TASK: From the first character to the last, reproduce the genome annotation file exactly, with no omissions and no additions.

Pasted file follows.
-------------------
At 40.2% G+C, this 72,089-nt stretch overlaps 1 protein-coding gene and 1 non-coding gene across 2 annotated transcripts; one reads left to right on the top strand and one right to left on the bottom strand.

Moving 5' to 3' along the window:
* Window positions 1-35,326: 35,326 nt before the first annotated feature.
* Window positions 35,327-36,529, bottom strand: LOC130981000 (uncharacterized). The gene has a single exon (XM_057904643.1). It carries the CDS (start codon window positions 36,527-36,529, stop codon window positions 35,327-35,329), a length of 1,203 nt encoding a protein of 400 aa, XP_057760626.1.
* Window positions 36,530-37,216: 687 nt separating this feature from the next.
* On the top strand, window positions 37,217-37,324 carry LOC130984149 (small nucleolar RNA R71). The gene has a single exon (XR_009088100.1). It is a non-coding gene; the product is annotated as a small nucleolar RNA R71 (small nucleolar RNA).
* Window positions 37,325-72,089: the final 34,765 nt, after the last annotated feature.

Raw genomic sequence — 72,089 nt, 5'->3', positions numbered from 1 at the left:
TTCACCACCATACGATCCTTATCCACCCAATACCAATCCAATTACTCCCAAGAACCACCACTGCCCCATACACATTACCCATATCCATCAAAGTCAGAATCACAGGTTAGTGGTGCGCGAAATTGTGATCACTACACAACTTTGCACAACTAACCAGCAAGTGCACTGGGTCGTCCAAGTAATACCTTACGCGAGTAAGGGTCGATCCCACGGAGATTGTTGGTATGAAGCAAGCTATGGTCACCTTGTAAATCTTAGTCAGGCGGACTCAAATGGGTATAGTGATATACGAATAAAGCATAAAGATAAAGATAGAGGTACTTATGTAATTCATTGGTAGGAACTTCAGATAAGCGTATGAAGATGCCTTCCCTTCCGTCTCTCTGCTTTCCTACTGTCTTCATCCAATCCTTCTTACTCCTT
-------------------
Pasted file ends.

At 40.2% G+C, this 72,089-nt stretch overlaps 1 protein-coding gene and 1 non-coding gene across 2 annotated transcripts; one reads left to right on the top strand and one right to left on the bottom strand.

Moving 5' to 3' along the window:
* Window positions 1-35,326: 35,326 nt before the first annotated feature.
* Window positions 35,327-36,529, bottom strand: LOC130981000 (uncharacterized). The gene has a single exon (XM_057904643.1). It carries the CDS (start codon window positions 36,527-36,529, stop codon window positions 35,327-35,329), a length of 1,203 nt encoding a protein of 400 aa, XP_057760626.1.
* Window positions 36,530-37,216: 687 nt separating this feature from the next.
* On the top strand, window positions 37,217-37,324 carry LOC130984149 (small nucleolar RNA R71). The gene has a single exon (XR_009088100.1). It is a non-coding gene; the product is annotated as a small nucleolar RNA R71 (small nucleolar RNA).
* Window positions 37,325-72,089: the final 34,765 nt, after the last annotated feature.

Raw genomic sequence — 72,089 nt, 5'->3', positions numbered from 1 at the left:
TTCACCACCATACGATCCTTATCCACCCAATACCAATCCAATTACTCCCAAGAACCACCACTGCCCCATACACATTACCCATATCCATCAAAGTCAGAATCACAGGTTAGTGGTGCGCGAAATTGTGATCACTACACAACTTTGCACAACTAACCAGCAAGTGCACTGGGTCGTCCAAGTAATACCTTACGCGAGTAAGGGTCGATCCCACGGAGATTGTTGGTATGAAGCAAGCTATGGTCACCTTGTAAATCTTAGTCAGGCGGACTCAAATGGGTATAGTGATATACGAATAAAGCATAAAGATAAAGATAGAGGTACTTATGTAATTCATTGGTAGGAACTTCAGATAAGCGTATGAAGATGCCTTCCCTTCCGTCTCTCTGCTTTCCTACTGTCTTCATCCAATCCTTCTTACTCCTT